Richard Lewontin reviews some recent books on Darwin in the NYRB:
The Darwin-Wallace explanation of evolution, the theory of natural selection, is based on three principles:
1) Individuals in a population differ from each other in the form of particular characteristics (the principle of variation).
2) Offspring resemble their parents more than they resemble unrelated individuals (the principle of heritability).
3) The resources necessary for life and reproduction are limited. Individuals with different characteristics differ in their ability to acquire those resources and thus to survive and leave offspring in the next generations (the principle of natural selection).
It seems amazing that two naturalists could independently arrive at the same articulated theory of evolution from a consideration of the characteristics of some species of organisms in nature, their geographic distribution, and their similarities to other species. This amazement becomes considerably tempered, however, when one considers the social consciousness and economic milieu in which the theory arose, a milieu marked by the rise of competitive industrial capitalism in which individuals rose in the social hierarchy based, presumably, on their greater entrepreneurial fitness.
Darwin's maternal grandfather, Josiah Wedgwood, started life as a potter's apprentice and rose to be a member of the circle of new Mid- land industrial magnates along with James Watt, James Keir, and Matthew Boulton. While the nineteenth-century theory that some rose and some fell in society depending on their personal strengths and weaknesses is often referred to as “social Darwinism,” we would be much more in agreement with historical causation were we to call Darwinism “Biological Competitive Capitalism.” The perceived structure of the competitive economy provided the metaphors on which evolutionary theory was built.
One can hardly imagine anything that would have better justified the established social and economic theories of the Industrial Revolution than the claim that our very biological natures are examples of basic laws of political economy. How else are we to explain the immediate and continued commercial success of Darwin's books? The entire first edition of 1,250 copies of the Origin was immediately snapped up by booksellers. The expectation of public interest is revealed by the fact that a circulating library took five hundred copies. The sixth edition, only thirteen years later, sold 11,000 copies. One cannot understand the origin and the immediate success of the Origin outside of the social and economic setting in which it was conceived, nor have historians of science ignored the question. The pages of the Journal of the History of Biology have certainly not been devoid of papers on the subject. Yet what we have been provided with in 2009 is biography and annotations on the Origin, Perhaps it is time for a socioeconomic analysis of our own preoccupations.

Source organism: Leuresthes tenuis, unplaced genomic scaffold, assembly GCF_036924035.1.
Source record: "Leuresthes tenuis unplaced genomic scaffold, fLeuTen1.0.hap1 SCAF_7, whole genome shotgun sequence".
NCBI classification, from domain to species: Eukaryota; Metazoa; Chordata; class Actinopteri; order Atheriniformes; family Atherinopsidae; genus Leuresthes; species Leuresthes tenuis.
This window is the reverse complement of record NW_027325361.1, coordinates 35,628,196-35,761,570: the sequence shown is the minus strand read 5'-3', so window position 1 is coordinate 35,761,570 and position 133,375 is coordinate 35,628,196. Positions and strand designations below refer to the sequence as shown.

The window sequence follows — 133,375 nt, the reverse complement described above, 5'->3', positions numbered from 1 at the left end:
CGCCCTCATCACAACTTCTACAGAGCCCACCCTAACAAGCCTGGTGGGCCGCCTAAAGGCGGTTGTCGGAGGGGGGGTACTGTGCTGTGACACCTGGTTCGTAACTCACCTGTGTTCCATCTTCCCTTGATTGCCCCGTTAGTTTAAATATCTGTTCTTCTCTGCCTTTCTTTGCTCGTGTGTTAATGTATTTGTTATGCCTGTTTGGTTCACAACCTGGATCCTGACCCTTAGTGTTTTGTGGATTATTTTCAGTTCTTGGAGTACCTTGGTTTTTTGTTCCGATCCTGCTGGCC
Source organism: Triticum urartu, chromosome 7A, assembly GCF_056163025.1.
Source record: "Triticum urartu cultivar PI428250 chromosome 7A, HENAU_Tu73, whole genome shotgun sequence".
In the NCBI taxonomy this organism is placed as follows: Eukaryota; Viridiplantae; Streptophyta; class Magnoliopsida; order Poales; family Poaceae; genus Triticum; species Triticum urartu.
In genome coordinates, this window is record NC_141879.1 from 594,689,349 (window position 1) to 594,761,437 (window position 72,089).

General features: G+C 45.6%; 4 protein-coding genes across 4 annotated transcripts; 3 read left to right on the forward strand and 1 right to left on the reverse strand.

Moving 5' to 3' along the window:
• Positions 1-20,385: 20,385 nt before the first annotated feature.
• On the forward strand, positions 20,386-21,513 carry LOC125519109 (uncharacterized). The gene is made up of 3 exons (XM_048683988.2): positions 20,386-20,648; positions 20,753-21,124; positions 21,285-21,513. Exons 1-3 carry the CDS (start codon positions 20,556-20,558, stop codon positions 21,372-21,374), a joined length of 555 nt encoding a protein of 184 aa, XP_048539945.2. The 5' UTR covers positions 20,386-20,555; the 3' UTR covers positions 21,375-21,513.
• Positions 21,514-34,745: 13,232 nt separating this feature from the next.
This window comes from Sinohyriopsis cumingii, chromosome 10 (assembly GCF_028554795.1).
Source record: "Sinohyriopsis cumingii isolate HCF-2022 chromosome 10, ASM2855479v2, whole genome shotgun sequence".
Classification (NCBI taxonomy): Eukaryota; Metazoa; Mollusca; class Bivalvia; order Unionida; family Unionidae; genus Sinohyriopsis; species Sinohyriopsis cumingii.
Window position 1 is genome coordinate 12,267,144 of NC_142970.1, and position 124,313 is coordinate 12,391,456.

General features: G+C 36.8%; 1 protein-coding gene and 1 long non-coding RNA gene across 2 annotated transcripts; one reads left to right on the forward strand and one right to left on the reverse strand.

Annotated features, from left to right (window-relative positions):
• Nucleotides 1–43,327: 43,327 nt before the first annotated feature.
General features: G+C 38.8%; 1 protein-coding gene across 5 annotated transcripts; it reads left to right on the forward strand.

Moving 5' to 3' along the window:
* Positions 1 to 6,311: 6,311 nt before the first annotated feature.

The parallel between the arguments for natural selection and nineteenth-century economic and social theory, however, misses an extremely important divergence between Darwin and political economy. The theory of competitive socioeconomic success is a theory about the rise of individuals and individual enterprises as a consequence of their superior fitness. But even though the Industrial Revolution resulted eventually, at least in some countries, in a general rise in material well-being, the number of immensely successful entrepreneurs is evidently limited precisely because their success depends on the existence of a large mass of less successful workers. No population can consist largely of people like Henry Clay Frick.
The theory of evolution by natural selection, in contrast, is meant to explain the adaptation and biological success of an entire species as a consequence of the disappearance of the less fit. Provided that a species does not become so numerous as to destroy the resources on which it depends, there is no structural reason why every individual of that species cannot be highly fit. If we seek a true originality in the understanding of Darwin and Wallace, it is to be found in their ability to adapt a theory meant to explain the success of a few to produce a theory of the success of the many, even though the many may be competing for resources in short supply. Whether they were conscious of this divergence of the theory of evolution by natural selection from the reigning economic and social theory is a question.